10/26 Sandy Update: Oh My…

We’re going to jump right into the meat of this discussion once again. I don’t wish to waste any time…

NOW: According to the latest National Hurricane Center advisory at 2 AM, Sandy was about 55 miles southeast of Grand Abaco Island in the Bahamas, with maximum sustained winds of 85 MPH and a minimum central pressure of 968 millibars. Meanwhile, the cold front is crossing the Indiana and Ohio border right now, and will be coming through Metro Cincinnati shortly.

WHERE NEXT?: Now, here’s where the rubber meets the road. All of the models think that Sandy will continue to move up through the Bahamas, then start a northeasterly turn. From here, they diverge, but are starting to come to agreement. A discussion of each model follows. We’ll establish off the bat that ALL of these have a pretty serious pressure gradient, so winds may be a problem, if not for us then somewhere across the northeast.

GFS: The GFS or Global Forecast System model has this thing doing something odd. It gets south of Cape Cod, and then does a VERY hard left and slams it into NYC. Pressure on this one down to 951 millibars.

EURO: The European model has it going into Chesapeake Bay at 952 millibars in 96 hours, or four days. Then, just to make things interesting for Cincinnati, it comes west and is in Ohio at 120 hours, or five days. Interesting.

NOGAPS: This is a US Navy produced model. It’s got this thing around 960 millibars into southern NJ.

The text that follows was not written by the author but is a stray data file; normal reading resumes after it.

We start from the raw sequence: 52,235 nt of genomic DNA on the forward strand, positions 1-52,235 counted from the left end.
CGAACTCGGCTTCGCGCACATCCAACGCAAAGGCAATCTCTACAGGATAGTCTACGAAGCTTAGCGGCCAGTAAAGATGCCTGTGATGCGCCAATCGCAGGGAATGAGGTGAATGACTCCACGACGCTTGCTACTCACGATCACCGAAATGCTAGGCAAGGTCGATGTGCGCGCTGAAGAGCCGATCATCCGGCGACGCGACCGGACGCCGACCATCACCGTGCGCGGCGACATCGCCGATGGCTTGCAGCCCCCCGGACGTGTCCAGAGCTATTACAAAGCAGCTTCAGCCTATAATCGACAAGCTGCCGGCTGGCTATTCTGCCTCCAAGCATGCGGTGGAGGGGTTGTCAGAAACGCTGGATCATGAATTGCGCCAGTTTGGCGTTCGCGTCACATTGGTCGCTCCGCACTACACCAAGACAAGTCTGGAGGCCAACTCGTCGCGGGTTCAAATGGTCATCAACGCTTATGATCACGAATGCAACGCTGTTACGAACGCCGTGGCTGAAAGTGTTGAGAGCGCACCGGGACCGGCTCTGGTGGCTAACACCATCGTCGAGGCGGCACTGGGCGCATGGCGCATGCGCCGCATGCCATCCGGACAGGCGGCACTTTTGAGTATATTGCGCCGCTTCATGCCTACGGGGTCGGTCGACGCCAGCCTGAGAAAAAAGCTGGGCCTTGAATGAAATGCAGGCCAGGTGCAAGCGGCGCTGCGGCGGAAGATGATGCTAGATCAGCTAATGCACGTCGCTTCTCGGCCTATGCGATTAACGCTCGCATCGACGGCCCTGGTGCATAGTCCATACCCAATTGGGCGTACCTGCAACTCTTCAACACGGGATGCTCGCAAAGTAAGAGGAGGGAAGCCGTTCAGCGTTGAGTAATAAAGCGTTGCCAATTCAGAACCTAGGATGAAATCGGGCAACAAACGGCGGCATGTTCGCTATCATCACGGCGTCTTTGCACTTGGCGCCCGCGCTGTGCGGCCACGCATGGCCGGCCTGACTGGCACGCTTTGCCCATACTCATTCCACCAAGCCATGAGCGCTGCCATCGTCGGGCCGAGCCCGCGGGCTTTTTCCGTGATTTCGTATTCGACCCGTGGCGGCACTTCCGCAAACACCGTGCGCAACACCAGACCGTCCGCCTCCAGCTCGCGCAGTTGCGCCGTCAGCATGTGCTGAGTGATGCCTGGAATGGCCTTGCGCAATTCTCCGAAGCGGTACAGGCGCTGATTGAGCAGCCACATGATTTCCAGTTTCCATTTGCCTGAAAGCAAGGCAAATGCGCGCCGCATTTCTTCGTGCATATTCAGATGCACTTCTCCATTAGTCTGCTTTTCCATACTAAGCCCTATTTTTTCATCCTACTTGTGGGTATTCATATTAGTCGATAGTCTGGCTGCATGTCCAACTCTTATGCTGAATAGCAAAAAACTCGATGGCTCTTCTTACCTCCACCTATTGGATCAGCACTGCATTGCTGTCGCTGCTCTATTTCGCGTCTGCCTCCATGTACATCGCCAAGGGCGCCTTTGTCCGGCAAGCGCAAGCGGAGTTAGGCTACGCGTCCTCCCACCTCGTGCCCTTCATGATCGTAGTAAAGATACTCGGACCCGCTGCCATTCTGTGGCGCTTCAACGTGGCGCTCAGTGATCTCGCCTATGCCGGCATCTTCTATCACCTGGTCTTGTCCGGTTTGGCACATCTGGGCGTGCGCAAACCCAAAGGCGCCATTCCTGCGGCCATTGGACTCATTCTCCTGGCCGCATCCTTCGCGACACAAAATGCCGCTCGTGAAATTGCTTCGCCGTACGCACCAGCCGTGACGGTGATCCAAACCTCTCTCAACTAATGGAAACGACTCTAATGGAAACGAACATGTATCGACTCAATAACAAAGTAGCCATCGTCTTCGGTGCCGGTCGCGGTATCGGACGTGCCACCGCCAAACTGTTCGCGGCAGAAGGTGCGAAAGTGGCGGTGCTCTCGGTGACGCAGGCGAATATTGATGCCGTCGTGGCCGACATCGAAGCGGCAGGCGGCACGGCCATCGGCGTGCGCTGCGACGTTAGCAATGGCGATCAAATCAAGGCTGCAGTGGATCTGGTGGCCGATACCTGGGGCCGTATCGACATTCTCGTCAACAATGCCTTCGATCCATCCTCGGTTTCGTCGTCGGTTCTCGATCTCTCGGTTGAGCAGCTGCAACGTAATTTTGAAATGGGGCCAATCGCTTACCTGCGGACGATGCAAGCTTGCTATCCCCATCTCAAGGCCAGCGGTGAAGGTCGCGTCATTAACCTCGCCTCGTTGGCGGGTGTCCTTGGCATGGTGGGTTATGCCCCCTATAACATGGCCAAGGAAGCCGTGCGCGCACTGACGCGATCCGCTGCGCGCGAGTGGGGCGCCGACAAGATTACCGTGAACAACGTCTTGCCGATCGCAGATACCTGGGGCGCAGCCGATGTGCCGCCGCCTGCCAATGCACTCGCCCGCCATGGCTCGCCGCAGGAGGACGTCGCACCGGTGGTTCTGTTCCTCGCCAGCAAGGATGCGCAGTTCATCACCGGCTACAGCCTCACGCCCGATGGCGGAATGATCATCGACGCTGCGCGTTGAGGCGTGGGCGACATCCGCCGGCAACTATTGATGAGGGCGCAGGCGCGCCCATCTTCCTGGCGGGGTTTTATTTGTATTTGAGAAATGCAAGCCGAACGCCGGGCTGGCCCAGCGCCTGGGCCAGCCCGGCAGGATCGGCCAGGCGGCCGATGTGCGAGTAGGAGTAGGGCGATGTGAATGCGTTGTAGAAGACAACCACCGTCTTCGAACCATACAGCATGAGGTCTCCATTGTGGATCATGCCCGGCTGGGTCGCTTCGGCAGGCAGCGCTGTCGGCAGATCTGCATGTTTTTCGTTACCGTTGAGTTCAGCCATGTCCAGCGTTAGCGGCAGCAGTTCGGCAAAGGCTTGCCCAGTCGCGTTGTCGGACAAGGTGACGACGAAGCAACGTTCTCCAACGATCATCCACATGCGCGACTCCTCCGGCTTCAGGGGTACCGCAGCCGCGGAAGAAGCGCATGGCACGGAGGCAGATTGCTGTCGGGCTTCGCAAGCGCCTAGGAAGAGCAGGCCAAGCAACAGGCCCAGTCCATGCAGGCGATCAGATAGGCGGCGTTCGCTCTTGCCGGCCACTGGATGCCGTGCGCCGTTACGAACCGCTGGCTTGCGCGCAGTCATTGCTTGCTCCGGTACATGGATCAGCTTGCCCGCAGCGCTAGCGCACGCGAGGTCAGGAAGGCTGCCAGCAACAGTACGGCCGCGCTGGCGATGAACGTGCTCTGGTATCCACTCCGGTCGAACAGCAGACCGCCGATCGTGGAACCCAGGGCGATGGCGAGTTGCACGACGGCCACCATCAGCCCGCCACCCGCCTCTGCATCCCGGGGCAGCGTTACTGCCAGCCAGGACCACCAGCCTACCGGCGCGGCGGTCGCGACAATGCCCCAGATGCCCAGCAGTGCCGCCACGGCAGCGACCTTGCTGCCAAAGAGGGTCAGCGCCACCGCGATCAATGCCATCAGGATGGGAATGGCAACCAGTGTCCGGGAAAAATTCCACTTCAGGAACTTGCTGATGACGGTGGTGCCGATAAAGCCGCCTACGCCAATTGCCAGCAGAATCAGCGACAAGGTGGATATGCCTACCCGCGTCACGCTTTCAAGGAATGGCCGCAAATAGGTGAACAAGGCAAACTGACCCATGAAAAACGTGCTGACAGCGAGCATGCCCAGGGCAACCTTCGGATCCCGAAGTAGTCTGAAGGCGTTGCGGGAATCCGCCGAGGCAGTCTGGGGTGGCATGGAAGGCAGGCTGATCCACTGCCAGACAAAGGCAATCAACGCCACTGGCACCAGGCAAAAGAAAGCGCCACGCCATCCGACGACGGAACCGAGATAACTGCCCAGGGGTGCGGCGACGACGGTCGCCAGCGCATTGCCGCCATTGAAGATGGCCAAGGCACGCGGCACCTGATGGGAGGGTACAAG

CANADIAN: The GGEM model sends it into Maine at around 950 millibars. That’s way north of the consensus and I don’t think that happens.

OTHERS: There are two hurricane specific models that only get used for hurricanes. The HWRF (or Hurricane Weather Research and Forecasting) model wants to put this thing into New Jersey at a sub 940 pressure. And the GFDL, or Geophysical Fluid Dynamics Laboratory model, which is another hurricane specific model, tries to send it into the DelMarVa peninsula at around 930 millibars. To both of these I say: Are you kidding me? If either of these were to verify, it’d be the strongest northeastern storm I have ever seen. I’m not sure I buy either of them though as far as how deep they are. The locations are well within the consensus, however.

WHAT’S IT MEAN FOR CINCY?: Here’s what I’m doing: I’m leaving Tuesday dry at this time, but this could change in future discussions. However…owing to the cold air and the presence of moisture on at least one or two models, we’ll continue to have the chance of either rain or snow on Wednesday. Any exact details on that are too far out to call until probably Monday. Temperatures through this period…ouch. We’re looking at a hard crash landing into the 40’s with lows possibly down into the upper 20’s. If landfall is anywhere south of Ocean City, MD, it’s trouble here.

ELSEWHERE: There will DEFINITIVELY be MAJOR impacts on the east coast from FL northward. If you live on the seaboard, start thinking about necessary preparations. Those along the beaches might want to plan for evacuations in case of coastal flooding…yes it could be necessary to evacuate. If you live inland, prepare for strong winds that may cause extensive power outages and damage as well as the potential for inland freshwater flooding. And if you’re near or west of the mountains, especially from WV northward? You’ll possibly have a major snowstorm to deal with, so start thinking about preparing for that, too.

I cannot overemphasize this situation. I know it sounds like overblown hype, but trust me…a storm like this has the potential to be, is NOT your everyday occurrence. Please, share this post with any and all friends and family that live on the eastern seaboard. If this pans out, it is disaster in the making for a good portion of the US population.

The next update to this particular discussion will be after the 12Z models come out, probably around 3 PM.

Jeremy Moses


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